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 Table of Contents  
Year : 2019  |  Volume : 8  |  Issue : 3  |  Page : 211-212

EUS-guided recanalization of complete colorectal anastomotic stenosis using a lumen-apposing metal stent

1 Department of Gastroenterology, Hospital Garcia de Orta, Almada, Portugal
2 Department of Gastroenterology, Hospital Garcia de Orta, Almada; Department of Gastroenterology, Hospital da Luz, Lisbon, Portugal
3 Department of Surgery, Hospital da Luz, Lisbon, Portugal
4 Department of Radiology, Hospital da Luz, Lisbon, Portugal

Date of Submission25-Aug-2018
Date of Acceptance19-Nov-2018
Date of Web Publication13-Feb-2019

Correspondence Address:
Goncalo Nunes
Department of Gastroenterology, Hospital Garcia de Orta, Av. Torrado da Silva, 2805-267 Almada
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Source of Support: None, Conflict of Interest: None

DOI: 10.4103/eus.eus_62_18

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How to cite this article:
Nunes G, Marques PP, Patita M, Allen M, Gargaté L. EUS-guided recanalization of complete colorectal anastomotic stenosis using a lumen-apposing metal stent. Endosc Ultrasound 2019;8:211-2

How to cite this URL:
Nunes G, Marques PP, Patita M, Allen M, Gargaté L. EUS-guided recanalization of complete colorectal anastomotic stenosis using a lumen-apposing metal stent. Endosc Ultrasound [serial online] 2019 [cited 2020 Jul 13];8:211-2. Available from: http://www.eusjournal.com/text.asp?2019/8/3/211/252172

A 57-year-old male was diagnosed with a sigmoid colon perforation by an adenocarcinoma with synchronous liver metastasis (pT4aN0M1) and submitted to a Hartmann's operation with hepatic metastasectomy. After chemotherapy has been finished, the patient underwent intestinal transit reconstruction, and a colorectal anastomosis with protective ileostomy was performed. In the postoperative period, complete anastomotic stenosis developed, which was confirmed in sigmoidoscopy and computed tomography scan [Figure 1]. Leakage and fistulization were ruled out, and endoscopic treatment was scheduled after gastroenterology consultation.
Figure 1: (a) Computed tomography scan (sagittal viewing) showing complete stenosis of colorectal anastomosis. Contrast administered to the anus was completely exteriorized. The contrast ingested filled small bowel loops, being excreted through the stoma. (b and c) Endoscopic viewing with derivative proctitis and complete lumen closure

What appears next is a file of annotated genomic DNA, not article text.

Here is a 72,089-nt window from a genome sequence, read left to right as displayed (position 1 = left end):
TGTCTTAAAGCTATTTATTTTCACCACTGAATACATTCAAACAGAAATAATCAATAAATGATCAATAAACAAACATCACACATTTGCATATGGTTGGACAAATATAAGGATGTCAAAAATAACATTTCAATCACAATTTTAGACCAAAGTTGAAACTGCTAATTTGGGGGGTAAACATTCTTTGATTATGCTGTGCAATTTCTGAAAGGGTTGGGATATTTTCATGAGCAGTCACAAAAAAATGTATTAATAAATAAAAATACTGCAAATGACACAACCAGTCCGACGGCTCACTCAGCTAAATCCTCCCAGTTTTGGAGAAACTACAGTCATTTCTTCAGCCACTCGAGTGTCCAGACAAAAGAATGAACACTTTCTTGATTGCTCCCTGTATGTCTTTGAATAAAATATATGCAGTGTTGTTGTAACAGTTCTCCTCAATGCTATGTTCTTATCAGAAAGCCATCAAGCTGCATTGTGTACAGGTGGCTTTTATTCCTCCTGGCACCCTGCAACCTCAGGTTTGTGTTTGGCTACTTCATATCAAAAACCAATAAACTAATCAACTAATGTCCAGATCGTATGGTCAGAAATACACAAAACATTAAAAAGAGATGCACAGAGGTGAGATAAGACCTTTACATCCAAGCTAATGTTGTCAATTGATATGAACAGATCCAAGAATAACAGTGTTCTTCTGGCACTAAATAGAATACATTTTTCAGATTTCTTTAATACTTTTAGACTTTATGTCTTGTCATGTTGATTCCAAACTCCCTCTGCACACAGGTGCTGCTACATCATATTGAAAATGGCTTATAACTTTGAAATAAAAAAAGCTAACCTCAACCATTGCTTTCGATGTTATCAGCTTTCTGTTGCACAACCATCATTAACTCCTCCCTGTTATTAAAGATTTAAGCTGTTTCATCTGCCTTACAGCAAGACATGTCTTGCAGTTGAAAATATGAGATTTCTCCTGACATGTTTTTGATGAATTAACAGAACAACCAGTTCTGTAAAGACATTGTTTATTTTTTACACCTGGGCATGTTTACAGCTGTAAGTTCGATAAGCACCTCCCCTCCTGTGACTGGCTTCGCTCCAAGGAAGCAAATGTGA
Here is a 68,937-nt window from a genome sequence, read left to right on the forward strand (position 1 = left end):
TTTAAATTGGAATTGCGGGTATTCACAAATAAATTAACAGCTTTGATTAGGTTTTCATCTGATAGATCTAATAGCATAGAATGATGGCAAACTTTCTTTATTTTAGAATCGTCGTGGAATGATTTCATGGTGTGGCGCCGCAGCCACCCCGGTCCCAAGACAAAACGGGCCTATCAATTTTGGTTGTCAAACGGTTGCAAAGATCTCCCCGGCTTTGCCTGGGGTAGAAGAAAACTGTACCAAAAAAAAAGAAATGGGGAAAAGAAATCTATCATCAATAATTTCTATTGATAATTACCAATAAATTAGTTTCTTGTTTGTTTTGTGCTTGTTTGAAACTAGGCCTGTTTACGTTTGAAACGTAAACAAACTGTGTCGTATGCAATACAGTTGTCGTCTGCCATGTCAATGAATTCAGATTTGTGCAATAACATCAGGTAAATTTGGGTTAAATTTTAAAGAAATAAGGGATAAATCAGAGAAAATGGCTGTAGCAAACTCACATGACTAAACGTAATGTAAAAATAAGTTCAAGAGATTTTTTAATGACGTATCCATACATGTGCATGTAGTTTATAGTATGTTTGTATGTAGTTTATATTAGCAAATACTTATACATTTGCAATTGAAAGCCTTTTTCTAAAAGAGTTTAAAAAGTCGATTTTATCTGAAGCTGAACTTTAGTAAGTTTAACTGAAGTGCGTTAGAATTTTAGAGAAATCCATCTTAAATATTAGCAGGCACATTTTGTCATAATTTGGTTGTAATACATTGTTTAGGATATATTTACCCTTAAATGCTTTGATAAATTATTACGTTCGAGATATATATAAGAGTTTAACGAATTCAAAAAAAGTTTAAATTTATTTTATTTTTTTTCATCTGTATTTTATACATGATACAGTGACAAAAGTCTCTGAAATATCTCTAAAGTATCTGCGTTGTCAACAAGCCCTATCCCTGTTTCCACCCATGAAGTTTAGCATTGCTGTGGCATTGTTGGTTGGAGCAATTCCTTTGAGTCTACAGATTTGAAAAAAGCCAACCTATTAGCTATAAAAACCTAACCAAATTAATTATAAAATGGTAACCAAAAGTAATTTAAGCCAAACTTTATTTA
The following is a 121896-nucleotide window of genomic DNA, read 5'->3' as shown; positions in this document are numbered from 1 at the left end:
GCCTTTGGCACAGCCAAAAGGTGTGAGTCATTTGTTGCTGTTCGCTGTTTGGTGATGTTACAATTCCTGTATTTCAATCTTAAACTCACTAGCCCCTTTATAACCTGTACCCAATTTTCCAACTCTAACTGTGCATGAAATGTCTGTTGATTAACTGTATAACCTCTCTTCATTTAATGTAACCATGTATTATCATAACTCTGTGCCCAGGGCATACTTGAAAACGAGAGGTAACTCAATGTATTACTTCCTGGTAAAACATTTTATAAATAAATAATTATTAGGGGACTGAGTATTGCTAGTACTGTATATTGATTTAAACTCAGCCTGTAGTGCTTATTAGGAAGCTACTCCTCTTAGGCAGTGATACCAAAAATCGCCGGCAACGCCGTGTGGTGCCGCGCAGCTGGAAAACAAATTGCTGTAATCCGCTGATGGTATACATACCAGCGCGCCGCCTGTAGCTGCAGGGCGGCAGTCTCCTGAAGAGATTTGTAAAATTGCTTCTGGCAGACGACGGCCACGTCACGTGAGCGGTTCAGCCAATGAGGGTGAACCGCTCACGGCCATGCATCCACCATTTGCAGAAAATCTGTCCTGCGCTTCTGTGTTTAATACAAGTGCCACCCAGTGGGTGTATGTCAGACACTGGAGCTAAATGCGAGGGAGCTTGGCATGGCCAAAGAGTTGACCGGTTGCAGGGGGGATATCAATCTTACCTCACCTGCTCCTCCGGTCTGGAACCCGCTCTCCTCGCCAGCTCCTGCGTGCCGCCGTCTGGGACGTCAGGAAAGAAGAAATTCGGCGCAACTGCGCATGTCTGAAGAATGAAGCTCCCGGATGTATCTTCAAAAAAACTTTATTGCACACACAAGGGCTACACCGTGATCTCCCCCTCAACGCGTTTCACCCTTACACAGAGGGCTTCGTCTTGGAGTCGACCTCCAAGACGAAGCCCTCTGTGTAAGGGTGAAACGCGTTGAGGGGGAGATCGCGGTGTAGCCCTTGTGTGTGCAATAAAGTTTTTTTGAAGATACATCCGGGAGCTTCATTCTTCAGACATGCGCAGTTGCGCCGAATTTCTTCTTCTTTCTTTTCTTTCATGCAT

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A total colonoscopy was performed with anterograde progression through the ileostomy until the stricture. Mucus plugs made scope progression difficult. Gastrografin was injected to fill the lumen and to optimize ultrasound viewing. Using a forward-viewing linear echoendoscope introduced through the anus, EUS guided puncture of the upstream colon loop was accomplished with a 19G needle (EchoTip ProCore®, Cook Medical®, Ireland) that allowed further passage of the 0.035 guidewire under endoscopic control. A 6F cystotome (Endoflex®, Germany) and Through-The-Scope balloons (8 mm + 10 mm) were used for tract dilation. A lumen-apposing metal stent (LAMS) with 16 mm × 20 mm (SPAXUS®) was introduced through the fistula and deployed under endoscopic and fluoroscopic guidance. After deployment, the distal flare was placed juxta-anastomotic, being easily repositioned using a foreign body forceps. Contrast and mucus drainage confirmed lumen patency at the end of the procedure. In the control sigmoidoscopy performed after 1 week, LAMS was perpendicular to the lumen being removed. Complete recanalization of the anastomosis was achieved without extraluminal leakage [Figure 2].
Figure 2: (a) EUS-guided puncture of the upstream colon loop with a 19G needle. (b) Lumen-apposing metal stent at the end of the procedure. (c) Lumen-apposing metal stent perpendicular to the lumen at the 1st week, being removed at this time. (d) Complete lumen recanalization 2 weeks after lumen-apposing metal stent removal

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Anastomotic strictures usually occur after colorectal surgery. Complete lumen obstruction is uncommon and surgical reintervention may be indicated due to inability to pass conventional dilation systems and endoscopic stents.[1] Few cases of EUS-guided recanalization of complete anastomotic strictures using LAMS were described in anedoctical reports with favorable outcomes.[2],[3] The present report highlights the effectiveness of this minimally invasive approach and its applicability in clinical practice.

Declaration of patient consent

The authors certify that they have obtained all appropriate patient consent forms. In the form the patient has given his consent for his images and other clinical information to be reported in the journal. The patient understands that his name and initial will not be published and due efforts will be made to conceal his identity, but anonymity cannot be guaranteed.

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Conflicts of interest

There are no conflicts of interest.

  References Top

Polese L, Vecchiato M, Frigo AC, et al. Risk factors for colorectal anastomotic stenoses and their impact on quality of life: What are the lessons to learn? Colorectal Dis 2012;14:e124-8.  Back to cited text no. 1
Saxena P, Azola A, Kumbhari V, et al. EUS-guided rendezvous and reversal of complete rectal anastomotic stenosis after Hartmann's reversal. Gastrointest Endosc 2015;81:467-8.  Back to cited text no. 2
Poincloux L, Pezet D, Rouquette O. Successful recanalization of complete anastomotic stricture using colorectal endoscopic ultrasound-guided rendezvous thus allowing stoma reversal: Two cases. Endoscopy 2016;48:E353-4.  Back to cited text no. 3


  [Figure 1], [Figure 2]

This article has been cited by
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